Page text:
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Old 29th January 2010, 10:42 AM
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RobF RobF is offline
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Join Date: Mar 2010
Member of: Southampton Buccaneers, Parkstone, South Dorset
Location: Poole, Dorset
Posts: 10,165

I'd say to the beginner, concentrate on the zero range on the day as to where your shots are going. If you rangefind 55yds as such, and the zero target is definitely at 55yds, then go with the adjustments you need to keep it on zero. So if your shots are low or high by 4 clicks, work with that.

That said, it does depend on your ability to rangefind 55 well, often a bright white paper will rangefind differently from a dark target plate for many, so you need to know how your scope copes with that, and how to get around it. For me, I look for the smallest detail that the scope will resolve and work with that. That might be a bit of type on the paper, a staple, or the bark pattern on the post that supports the paper target... but i choose something detailed and in the midrange of brightness.

It's also based upon the UK where we might not see dramatic changes that perhaps happen elsewhere in the world.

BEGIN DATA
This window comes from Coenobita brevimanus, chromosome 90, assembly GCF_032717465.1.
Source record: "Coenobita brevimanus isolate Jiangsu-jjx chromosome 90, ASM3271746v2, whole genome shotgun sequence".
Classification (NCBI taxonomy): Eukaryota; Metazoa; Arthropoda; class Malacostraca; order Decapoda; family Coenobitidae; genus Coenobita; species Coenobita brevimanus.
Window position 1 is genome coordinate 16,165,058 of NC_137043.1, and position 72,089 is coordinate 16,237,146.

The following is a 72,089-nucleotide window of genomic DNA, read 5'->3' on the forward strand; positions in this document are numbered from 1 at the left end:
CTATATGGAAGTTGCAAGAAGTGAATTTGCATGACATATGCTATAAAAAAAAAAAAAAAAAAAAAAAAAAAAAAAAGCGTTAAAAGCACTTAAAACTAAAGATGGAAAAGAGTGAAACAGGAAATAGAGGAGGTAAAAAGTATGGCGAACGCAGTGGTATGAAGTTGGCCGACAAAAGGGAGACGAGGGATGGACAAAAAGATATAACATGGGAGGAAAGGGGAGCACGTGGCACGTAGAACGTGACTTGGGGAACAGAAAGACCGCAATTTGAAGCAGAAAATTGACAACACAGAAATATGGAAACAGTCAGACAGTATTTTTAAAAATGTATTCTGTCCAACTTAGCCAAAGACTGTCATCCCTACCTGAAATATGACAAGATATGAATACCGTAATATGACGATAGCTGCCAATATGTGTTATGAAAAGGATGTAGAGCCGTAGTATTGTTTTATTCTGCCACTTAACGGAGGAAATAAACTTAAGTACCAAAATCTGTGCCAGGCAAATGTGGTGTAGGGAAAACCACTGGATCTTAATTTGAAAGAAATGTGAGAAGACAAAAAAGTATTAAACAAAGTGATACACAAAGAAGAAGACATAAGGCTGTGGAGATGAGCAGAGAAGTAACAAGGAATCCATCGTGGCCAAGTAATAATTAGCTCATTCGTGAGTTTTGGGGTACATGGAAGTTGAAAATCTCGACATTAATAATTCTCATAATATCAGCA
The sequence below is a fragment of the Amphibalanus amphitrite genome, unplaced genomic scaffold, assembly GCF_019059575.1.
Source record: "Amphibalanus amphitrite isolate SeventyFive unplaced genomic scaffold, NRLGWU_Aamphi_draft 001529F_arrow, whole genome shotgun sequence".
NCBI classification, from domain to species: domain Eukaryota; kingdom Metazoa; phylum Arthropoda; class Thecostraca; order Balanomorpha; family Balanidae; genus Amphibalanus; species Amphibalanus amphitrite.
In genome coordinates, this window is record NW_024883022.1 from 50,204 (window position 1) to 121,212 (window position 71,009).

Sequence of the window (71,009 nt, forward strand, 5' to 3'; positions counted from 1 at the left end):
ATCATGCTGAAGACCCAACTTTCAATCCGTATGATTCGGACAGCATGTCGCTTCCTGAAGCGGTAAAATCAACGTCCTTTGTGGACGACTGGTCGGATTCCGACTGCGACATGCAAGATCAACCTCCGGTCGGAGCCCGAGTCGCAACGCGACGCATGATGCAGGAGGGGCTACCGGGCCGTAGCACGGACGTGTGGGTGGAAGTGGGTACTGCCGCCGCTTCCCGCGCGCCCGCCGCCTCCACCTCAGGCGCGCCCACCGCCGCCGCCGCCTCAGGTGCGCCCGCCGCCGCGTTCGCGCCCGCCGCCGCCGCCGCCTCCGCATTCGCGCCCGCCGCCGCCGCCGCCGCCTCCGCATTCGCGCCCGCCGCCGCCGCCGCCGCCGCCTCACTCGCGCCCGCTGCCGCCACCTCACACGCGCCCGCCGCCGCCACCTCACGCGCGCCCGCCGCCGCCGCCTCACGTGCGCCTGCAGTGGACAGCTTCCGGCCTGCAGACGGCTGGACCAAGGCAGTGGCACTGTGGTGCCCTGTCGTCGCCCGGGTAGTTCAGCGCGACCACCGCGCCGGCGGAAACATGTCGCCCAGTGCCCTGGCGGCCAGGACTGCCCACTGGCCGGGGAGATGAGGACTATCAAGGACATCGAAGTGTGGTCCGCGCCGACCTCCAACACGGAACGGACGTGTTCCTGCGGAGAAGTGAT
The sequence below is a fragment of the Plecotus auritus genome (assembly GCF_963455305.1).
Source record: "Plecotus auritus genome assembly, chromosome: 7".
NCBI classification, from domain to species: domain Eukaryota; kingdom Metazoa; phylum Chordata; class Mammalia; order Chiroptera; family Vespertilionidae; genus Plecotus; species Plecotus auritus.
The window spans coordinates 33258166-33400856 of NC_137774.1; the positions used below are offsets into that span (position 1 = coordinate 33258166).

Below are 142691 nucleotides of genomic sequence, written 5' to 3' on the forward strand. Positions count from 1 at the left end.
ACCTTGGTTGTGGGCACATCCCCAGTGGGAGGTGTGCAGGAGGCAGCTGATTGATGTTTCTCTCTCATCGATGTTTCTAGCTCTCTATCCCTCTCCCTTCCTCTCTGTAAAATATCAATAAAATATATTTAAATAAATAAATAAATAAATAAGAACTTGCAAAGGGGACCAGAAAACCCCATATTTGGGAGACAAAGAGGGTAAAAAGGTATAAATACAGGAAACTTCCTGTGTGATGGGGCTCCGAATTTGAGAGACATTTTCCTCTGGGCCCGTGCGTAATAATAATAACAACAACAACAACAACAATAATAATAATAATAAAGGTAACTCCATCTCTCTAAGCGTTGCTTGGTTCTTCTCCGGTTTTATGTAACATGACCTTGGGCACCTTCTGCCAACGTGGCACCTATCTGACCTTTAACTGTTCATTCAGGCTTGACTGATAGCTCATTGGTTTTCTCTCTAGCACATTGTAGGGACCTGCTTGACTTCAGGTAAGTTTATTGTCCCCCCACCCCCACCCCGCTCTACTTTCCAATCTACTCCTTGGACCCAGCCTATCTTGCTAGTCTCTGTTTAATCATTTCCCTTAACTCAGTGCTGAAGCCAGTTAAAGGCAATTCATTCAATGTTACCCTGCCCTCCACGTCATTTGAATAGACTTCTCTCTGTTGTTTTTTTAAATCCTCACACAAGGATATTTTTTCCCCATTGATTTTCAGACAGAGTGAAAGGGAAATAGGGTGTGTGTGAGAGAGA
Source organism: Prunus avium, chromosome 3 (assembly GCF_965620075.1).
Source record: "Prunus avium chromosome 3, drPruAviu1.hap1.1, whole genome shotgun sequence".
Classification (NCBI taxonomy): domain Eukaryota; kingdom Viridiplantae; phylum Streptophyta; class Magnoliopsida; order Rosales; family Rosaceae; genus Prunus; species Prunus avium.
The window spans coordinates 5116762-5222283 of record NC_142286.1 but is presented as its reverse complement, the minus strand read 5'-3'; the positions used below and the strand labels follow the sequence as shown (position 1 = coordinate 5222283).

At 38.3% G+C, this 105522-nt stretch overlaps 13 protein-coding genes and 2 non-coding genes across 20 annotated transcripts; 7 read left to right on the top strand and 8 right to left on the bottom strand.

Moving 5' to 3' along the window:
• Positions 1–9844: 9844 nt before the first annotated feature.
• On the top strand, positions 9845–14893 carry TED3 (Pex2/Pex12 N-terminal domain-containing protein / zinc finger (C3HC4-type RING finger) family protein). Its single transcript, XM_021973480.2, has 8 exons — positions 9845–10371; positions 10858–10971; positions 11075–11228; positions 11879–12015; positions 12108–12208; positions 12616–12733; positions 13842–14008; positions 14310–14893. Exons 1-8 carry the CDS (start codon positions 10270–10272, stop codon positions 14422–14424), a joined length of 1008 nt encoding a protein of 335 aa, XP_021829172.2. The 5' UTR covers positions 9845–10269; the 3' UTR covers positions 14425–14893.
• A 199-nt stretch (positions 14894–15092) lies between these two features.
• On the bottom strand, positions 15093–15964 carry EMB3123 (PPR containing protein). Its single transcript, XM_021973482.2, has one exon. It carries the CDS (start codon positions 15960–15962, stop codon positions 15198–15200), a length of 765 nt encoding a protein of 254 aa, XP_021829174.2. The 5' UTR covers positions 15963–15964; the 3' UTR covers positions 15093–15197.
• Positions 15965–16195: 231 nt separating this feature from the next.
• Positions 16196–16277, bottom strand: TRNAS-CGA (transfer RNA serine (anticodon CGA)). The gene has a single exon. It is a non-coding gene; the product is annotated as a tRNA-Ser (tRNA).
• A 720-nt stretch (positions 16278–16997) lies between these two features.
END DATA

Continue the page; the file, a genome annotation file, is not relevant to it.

It's a case of refinement of the mitigating factors, but to the new shooter i'd say concentrate on fixed aspects and then work from there. If it's on zero on the zero range, shoot as such. If you start missing in a consistent manner you can work out from there, but if you do see that, then pop back to the zero range at the end of the comp and see what's what. Has the POI shifted, are you rangefinding differently etc?

I like to leave my gun for 20 mins or so to 'acclimatise'. I also like my eyes to settle behind the scope for a few mins before making any rash judgements as to my rangefinding, as I can be sometimes out if I don't give them a chance to settle. I also tend to rangefind sometimes in an empty quadrant in the scope so the crosshairs don't distract.
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